I loved that drum kit. As a side note, I did hate the Paiste cymbals from the start though. I was used to Zildjians and these were cheaper Paiste cymbals. To this day I still do not like Paiste cymbals. I did not play the drum set much at first, until I learned to put headphones on and play along to albums. I remember I listened a lot to Steve Miller’s Greatest Hits to learn some beats. Then Van Halen. Then The Who. Then I found Rush. I was a hardcore Rush fan for the next 8 years or so. I played along to entire Rush albums, but then back then it was easier to do as there were only two sides. We musicians got to be experts at putting the turntable needle down at the exact spot we needed.

I did also eventually hate that Ludwig 4 piece kit. Why? Because it was NOT a giant Neil Peart sized drum set! I wanted to be Neil. Every time I played 2112 or Hemispheres, I heard Neil’s concert toms and I did not have them. Over time I bought a set of Roto Toms to add and try to replicate Rush’s drummer. Seeing Rush in 1980 (Permanent Waves Tour) did not help this situation.

In my town, it seems everyone wanted to be a rock star as we had more than our fair share of musicians. Mostly guitarists, which was fine by me, but also a few keyboardists and one or two bass players. There were a few other drummers, who kept me on my toes. On the street I lived, we had several musicians. So I jammed a lot with these people, and over time, that sphere of people I jammed with grew. I eventually started to jam with two brothers for a couple of three years in high school. We played parties and even had a gig at FermiLab.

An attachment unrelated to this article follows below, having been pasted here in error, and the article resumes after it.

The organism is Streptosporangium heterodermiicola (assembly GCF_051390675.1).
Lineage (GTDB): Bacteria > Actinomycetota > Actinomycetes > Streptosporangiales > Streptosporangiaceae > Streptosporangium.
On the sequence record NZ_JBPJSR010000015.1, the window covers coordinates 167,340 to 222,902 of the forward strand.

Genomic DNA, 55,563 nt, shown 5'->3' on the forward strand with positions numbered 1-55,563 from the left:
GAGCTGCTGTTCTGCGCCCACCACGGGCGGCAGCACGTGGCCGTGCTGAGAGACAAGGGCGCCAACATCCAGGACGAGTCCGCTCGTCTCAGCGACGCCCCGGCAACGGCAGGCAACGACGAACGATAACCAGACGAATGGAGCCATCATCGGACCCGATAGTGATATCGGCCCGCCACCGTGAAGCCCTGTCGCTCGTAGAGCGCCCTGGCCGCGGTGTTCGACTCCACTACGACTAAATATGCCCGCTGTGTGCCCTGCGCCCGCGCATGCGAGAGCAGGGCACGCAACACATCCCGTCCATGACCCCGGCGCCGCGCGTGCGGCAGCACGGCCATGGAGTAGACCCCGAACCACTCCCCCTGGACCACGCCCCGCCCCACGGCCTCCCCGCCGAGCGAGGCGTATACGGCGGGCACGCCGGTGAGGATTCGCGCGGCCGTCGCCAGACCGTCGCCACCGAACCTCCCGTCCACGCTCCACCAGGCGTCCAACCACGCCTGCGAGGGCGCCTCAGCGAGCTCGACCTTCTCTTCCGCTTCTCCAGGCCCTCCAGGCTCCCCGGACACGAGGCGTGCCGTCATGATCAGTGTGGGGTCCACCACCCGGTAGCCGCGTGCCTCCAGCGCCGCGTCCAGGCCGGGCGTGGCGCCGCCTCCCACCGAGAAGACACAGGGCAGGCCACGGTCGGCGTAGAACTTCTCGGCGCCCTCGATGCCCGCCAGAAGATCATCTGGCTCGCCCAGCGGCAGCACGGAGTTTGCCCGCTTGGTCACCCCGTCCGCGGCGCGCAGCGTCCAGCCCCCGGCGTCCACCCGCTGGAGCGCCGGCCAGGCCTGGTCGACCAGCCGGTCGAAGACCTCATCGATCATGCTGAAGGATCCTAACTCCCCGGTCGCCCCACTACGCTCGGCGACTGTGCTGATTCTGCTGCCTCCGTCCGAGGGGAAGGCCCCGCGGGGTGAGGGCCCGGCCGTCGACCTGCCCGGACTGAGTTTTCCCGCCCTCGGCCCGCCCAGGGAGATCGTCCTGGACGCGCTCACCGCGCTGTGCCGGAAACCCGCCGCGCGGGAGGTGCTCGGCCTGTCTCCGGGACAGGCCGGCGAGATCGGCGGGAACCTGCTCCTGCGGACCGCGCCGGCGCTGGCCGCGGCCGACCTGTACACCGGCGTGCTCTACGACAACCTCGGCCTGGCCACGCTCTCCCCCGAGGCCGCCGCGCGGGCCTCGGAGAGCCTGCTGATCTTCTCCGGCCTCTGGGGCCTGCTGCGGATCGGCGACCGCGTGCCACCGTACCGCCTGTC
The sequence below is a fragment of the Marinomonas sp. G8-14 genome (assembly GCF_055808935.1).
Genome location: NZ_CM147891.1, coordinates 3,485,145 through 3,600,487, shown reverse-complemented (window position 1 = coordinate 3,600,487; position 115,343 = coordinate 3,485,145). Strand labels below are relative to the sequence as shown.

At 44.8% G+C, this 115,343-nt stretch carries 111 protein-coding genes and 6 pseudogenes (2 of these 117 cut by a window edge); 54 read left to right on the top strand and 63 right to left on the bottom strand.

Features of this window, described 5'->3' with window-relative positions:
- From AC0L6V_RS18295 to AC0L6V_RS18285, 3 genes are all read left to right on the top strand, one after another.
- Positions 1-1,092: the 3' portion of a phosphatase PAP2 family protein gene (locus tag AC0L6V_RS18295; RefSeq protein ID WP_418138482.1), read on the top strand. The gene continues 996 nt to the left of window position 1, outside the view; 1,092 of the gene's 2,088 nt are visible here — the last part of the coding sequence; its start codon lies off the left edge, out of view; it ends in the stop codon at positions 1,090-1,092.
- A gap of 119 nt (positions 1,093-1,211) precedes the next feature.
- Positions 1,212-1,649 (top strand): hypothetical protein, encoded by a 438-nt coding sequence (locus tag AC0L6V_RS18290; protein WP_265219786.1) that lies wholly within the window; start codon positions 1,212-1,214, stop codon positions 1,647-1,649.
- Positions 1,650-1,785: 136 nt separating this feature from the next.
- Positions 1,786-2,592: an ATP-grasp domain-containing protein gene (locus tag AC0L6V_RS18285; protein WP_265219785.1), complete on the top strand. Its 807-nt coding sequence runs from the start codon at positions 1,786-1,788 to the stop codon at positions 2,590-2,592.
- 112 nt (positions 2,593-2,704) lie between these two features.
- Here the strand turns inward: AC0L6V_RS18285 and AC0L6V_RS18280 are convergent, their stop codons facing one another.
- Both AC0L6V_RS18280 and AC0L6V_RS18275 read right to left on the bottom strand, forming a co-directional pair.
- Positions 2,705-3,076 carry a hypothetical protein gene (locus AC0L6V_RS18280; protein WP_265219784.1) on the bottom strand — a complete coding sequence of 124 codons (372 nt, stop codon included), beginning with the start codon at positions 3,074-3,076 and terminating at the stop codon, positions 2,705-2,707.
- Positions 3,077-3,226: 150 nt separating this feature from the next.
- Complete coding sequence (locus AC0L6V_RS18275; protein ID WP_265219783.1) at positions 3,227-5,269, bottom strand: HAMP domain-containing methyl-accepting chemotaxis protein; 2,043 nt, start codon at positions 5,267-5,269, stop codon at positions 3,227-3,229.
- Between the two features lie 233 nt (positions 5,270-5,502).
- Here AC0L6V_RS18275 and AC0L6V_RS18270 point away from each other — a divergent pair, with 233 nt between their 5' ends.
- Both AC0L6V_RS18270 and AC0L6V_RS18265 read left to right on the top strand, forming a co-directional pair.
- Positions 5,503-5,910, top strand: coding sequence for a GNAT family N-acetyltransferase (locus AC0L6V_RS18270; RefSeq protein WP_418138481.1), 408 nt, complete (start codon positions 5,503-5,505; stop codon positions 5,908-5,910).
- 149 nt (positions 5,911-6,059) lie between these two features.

During my senior year at high school, the worse thing ever to happen, happened. I fell and as I put my hands out to brace myself, I landed on top of a water glass that had been on the floor. Well that changed my life forever. The glass cut my right wrist open to the bone, severing the carpal nerve, five tendons and one branch artery. Emergency surgery and a half a year of therapy saved my life (not to mention my sister) and my hand. I never gave up because I wanted to play the drums again. In fact, once I progress enough along with the therapy, I started to play the drums again. The doctors all told me that it was probably the best therapy for me. I do not have feeling in most of my right hand. But that does not stop my right hand from drumming!